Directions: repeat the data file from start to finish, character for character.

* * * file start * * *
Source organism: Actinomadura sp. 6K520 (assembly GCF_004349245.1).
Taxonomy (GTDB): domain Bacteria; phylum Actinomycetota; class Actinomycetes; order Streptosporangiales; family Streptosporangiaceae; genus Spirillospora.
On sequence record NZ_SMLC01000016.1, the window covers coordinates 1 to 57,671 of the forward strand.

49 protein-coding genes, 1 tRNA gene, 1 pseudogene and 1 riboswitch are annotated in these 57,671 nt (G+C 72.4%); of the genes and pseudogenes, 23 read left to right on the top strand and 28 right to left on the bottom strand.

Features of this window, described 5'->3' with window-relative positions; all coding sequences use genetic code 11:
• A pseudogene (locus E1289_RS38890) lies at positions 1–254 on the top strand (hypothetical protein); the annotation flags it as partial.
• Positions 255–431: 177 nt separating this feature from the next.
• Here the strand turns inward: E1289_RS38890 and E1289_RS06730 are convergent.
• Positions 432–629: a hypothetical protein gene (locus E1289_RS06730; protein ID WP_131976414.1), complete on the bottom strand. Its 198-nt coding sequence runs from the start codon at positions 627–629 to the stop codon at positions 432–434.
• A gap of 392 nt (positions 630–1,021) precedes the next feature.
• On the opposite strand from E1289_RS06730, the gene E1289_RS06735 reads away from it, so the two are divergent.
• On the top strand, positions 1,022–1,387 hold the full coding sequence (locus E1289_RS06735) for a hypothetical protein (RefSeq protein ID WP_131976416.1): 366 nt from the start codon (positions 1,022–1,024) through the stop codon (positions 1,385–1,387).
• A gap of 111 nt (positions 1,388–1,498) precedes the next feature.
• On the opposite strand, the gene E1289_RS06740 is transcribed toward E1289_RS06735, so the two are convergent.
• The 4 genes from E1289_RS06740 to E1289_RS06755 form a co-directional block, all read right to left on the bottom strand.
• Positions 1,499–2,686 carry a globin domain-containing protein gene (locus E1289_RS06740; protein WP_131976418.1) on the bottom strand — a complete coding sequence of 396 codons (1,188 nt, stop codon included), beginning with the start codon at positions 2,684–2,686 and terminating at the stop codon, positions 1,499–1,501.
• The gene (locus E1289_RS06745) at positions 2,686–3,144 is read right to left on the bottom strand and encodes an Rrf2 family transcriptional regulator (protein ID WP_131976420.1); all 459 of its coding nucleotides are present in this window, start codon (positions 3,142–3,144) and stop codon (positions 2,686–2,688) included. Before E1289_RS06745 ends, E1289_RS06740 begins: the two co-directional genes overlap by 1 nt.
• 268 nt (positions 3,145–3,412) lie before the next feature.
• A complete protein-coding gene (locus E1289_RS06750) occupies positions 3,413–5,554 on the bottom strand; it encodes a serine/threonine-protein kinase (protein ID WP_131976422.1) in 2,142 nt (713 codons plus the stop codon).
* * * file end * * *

Source organism: Actinomadura sp. 6K520 (assembly GCF_004349245.1).
Taxonomy (GTDB): domain Bacteria; phylum Actinomycetota; class Actinomycetes; order Streptosporangiales; family Streptosporangiaceae; genus Spirillospora.
On sequence record NZ_SMLC01000016.1, the window covers coordinates 1 to 57,671 of the forward strand.

49 protein-coding genes, 1 tRNA gene, 1 pseudogene and 1 riboswitch are annotated in these 57,671 nt (G+C 72.4%); of the genes and pseudogenes, 23 read left to right on the top strand and 28 right to left on the bottom strand.

Features of this window, described 5'->3' with window-relative positions; all coding sequences use genetic code 11:
• A pseudogene (locus E1289_RS38890) lies at positions 1–254 on the top strand (hypothetical protein); the annotation flags it as partial.
• Positions 255–431: 177 nt separating this feature from the next.
• Here the strand turns inward: E1289_RS38890 and E1289_RS06730 are convergent.
• Positions 432–629: a hypothetical protein gene (locus E1289_RS06730; protein ID WP_131976414.1), complete on the bottom strand. Its 198-nt coding sequence runs from the start codon at positions 627–629 to the stop codon at positions 432–434.
• A gap of 392 nt (positions 630–1,021) precedes the next feature.
• On the opposite strand from E1289_RS06730, the gene E1289_RS06735 reads away from it, so the two are divergent.
• On the top strand, positions 1,022–1,387 hold the full coding sequence (locus E1289_RS06735) for a hypothetical protein (RefSeq protein ID WP_131976416.1): 366 nt from the start codon (positions 1,022–1,024) through the stop codon (positions 1,385–1,387).
• A gap of 111 nt (positions 1,388–1,498) precedes the next feature.
• On the opposite strand, the gene E1289_RS06740 is transcribed toward E1289_RS06735, so the two are convergent.
• The 4 genes from E1289_RS06740 to E1289_RS06755 form a co-directional block, all read right to left on the bottom strand.
• Positions 1,499–2,686 carry a globin domain-containing protein gene (locus E1289_RS06740; protein WP_131976418.1) on the bottom strand — a complete coding sequence of 396 codons (1,188 nt, stop codon included), beginning with the start codon at positions 2,684–2,686 and terminating at the stop codon, positions 1,499–1,501.
• The gene (locus E1289_RS06745) at positions 2,686–3,144 is read right to left on the bottom strand and encodes an Rrf2 family transcriptional regulator (protein ID WP_131976420.1); all 459 of its coding nucleotides are present in this window, start codon (positions 3,142–3,144) and stop codon (positions 2,686–2,688) included. Before E1289_RS06745 ends, E1289_RS06740 begins: the two co-directional genes overlap by 1 nt.
• 268 nt (positions 3,145–3,412) lie before the next feature.
• A complete protein-coding gene (locus E1289_RS06750) occupies positions 3,413–5,554 on the bottom strand; it encodes a serine/threonine-protein kinase (protein ID WP_131976422.1) in 2,142 nt (713 codons plus the stop codon).